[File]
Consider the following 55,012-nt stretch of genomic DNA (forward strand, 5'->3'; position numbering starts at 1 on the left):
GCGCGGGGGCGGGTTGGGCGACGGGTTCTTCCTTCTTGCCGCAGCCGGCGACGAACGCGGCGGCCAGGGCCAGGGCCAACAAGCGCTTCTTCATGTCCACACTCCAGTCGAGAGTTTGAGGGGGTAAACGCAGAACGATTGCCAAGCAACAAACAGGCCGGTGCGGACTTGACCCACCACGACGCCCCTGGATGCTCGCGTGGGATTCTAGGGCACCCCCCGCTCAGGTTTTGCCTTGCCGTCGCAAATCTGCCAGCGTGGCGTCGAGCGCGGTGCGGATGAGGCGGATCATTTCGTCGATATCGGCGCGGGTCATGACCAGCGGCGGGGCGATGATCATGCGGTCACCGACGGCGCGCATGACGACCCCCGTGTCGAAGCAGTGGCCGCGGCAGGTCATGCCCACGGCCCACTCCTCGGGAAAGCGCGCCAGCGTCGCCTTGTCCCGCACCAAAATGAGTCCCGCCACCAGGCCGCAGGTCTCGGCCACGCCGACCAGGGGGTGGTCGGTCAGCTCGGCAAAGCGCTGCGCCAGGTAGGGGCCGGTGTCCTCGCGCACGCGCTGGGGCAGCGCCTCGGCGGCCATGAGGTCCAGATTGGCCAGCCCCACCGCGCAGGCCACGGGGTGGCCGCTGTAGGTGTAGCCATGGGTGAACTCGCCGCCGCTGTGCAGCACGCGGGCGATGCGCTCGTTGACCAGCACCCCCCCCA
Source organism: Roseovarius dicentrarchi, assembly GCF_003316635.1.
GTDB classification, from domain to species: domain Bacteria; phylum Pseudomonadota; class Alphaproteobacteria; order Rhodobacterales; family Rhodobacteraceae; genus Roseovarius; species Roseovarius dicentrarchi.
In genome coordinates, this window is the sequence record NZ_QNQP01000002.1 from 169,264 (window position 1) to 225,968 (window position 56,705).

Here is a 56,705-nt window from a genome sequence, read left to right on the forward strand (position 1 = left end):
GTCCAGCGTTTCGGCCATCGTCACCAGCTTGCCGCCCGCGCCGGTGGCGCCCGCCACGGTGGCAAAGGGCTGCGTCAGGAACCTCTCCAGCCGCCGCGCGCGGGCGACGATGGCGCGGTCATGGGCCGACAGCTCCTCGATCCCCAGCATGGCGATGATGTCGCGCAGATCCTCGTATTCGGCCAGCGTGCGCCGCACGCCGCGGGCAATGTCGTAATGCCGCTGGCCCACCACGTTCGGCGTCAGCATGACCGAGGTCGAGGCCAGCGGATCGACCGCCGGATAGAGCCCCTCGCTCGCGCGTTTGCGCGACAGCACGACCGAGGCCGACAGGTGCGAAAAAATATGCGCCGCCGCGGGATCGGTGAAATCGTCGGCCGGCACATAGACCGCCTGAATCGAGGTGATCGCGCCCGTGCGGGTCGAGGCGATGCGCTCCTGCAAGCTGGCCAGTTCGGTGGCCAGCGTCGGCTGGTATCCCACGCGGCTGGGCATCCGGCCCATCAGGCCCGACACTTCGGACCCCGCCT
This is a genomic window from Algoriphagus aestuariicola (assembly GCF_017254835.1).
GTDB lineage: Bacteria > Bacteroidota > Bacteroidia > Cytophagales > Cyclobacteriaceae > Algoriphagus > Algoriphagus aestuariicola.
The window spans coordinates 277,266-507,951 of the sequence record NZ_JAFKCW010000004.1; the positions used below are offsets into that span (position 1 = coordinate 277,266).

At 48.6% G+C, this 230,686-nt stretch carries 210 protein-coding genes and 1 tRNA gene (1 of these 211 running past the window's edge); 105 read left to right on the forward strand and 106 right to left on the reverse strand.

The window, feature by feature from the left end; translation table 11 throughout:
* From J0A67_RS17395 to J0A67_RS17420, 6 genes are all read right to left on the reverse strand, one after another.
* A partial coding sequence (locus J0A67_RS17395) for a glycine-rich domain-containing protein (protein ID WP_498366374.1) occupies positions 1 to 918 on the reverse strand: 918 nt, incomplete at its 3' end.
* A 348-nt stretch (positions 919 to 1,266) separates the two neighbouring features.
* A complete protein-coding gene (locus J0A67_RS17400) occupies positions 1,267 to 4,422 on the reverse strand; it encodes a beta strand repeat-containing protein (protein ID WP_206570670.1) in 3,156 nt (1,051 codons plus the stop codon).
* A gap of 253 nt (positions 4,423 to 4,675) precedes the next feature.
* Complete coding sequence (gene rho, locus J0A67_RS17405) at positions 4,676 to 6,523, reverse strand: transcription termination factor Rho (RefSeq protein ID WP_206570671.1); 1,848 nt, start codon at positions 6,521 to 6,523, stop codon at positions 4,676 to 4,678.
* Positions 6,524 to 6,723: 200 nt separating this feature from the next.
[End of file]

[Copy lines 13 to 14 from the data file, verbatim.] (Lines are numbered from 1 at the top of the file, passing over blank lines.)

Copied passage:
* From J0A67_RS17395 to J0A67_RS17420, 6 genes are all read right to left on the reverse strand, one after another.
* A partial coding sequence (locus J0A67_RS17395) for a glycine-rich domain-containing protein (protein ID WP_498366374.1) occupies positions 1 to 918 on the reverse strand: 918 nt, incomplete at its 3' end.